How the Father Shaped the Son started out to be pretty boring. It wasn’t illustrated because I didn’t know what kinds of illustration would be useful or enjoyable. Initially the content came from Wikipedia, which is not the source of all my historical research, but is the easiest to reproduce. Just now I’m interested in Samuel Adams Sr. (1689-1748)  because his life and career had a profound influence on his son. Unfortunately, no portrait of him exists, at least none that I have found. He was was a prosperous merchant and a deacon of the Old South Church (or Meeting House).

Old South Church today

This church would play an important role in events leading up to the revolution, so let’s take a look. It seems to be like any other old church — of which Boston has plenty. But when you take a look inside, and learn that it could hold 5000 people (most likely not seated) you begin to be impressed:

interior of the Old South Meeting House




Besides being a staunch Puritan, Adams Sr. was a leading figure in Boston politics. He knew how to manipulate the political structure of the time; we’ll see how when we get around to exploring the son’s mastery of his father’s skills. At this point, though, I’d like to open discussion around the Land Bank of 1739.

Massachusetts was facing a serious currency shortage. Deacon Adams and his political buddies created a “land bank”, which issued paper money. All you had to do was put up land as security for the loan, and then you had what you needed to buy tools or seed or whatever. Otherwise you had to barter. (England liked keeping the colonists short of cash. I’m not sure why.)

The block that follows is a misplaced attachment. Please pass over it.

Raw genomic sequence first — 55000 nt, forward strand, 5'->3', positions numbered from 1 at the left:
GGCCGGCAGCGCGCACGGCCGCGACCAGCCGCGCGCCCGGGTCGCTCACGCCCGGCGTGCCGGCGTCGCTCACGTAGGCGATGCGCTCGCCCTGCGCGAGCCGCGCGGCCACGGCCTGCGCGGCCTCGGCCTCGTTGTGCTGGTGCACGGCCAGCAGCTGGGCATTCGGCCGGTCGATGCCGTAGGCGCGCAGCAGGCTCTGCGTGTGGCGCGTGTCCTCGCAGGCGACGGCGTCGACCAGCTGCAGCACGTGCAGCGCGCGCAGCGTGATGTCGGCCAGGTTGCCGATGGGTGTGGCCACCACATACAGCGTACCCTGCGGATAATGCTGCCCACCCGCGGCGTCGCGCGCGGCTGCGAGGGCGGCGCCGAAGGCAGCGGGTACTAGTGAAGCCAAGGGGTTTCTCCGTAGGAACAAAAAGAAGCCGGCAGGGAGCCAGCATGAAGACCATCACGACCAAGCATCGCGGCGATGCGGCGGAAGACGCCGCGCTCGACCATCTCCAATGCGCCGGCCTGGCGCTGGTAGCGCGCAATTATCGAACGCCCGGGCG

Massachusetts wasn’t the only colony to use the idea of a land bank. Here’s a picture of a note from Connecticut:

Ben Franklin wrote a treatise on the advantage of land banks, rather than using gold or silver as the basis of currency. He showed it was more stable, less apt to depreciate and could be controlled by selling some land or purchasing more. So Land Banking wasn’t  a hair-brained scheme, but the aristocrats in Boston’s government opposed it, and the British merchants who sold their wares to colonial tradesmen on credit certainly didn’t like it because they lost the interest on their loan. Here at home it was generally supported by the citizenry and the popular party, but the court party  (the aristocrats in the Royal Governor’s circle) used its influence to have the British Parliament dissolve the land bank in 1741. Directors of the bank, including Deacon Adams, became personally liable for the currency still in circulation, payable in silver and gold.

I take this to mean that if you had some land bank bills in your possession, you could go to one of the proprietors and he would be required to refund their value in coin. Although the proprietors were pretty well off, there was only so much money they could refund, and then the lawsuits began, bankruptcies went forward, and even after Deacon Adams’s death the younger Samuel Adams would often have to defend the family estate from seizure by the government.[19] For Adams, these lawsuits were a constant personal reminder that Britain’s power over the colonies could be exercised in arbitrary and destructive ways. His second cousin, John, wrote years later that the dissolution of the bank caused a greater furor at the time than the Stamp Act did twenty five years later.